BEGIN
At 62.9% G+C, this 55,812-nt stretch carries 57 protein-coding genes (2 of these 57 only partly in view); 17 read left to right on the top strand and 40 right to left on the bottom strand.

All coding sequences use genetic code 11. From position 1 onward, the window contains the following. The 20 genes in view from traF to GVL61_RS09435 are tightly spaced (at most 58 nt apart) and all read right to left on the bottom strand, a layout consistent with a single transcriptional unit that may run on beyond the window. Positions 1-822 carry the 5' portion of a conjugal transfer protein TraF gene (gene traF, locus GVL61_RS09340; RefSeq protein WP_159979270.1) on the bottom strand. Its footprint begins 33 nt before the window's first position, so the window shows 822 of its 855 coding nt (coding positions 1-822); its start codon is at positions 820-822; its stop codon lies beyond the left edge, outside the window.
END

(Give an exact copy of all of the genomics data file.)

At 62.9% G+C, this 55,812-nt stretch carries 57 protein-coding genes (2 of these 57 only partly in view); 17 read left to right on the top strand and 40 right to left on the bottom strand.

All coding sequences use genetic code 11. From position 1 onward, the window contains the following. The 20 genes in view from traF to GVL61_RS09435 are tightly spaced (at most 58 nt apart) and all read right to left on the bottom strand, a layout consistent with a single transcriptional unit that may run on beyond the window. Positions 1-822 carry the 5' portion of a conjugal transfer protein TraF gene (gene traF, locus GVL61_RS09340; RefSeq protein WP_159979270.1) on the bottom strand. Its footprint begins 33 nt before the window's first position, so the window shows 822 of its 855 coding nt (coding positions 1-822); its start codon is at positions 820-822; its stop codon lies beyond the left edge, outside the window.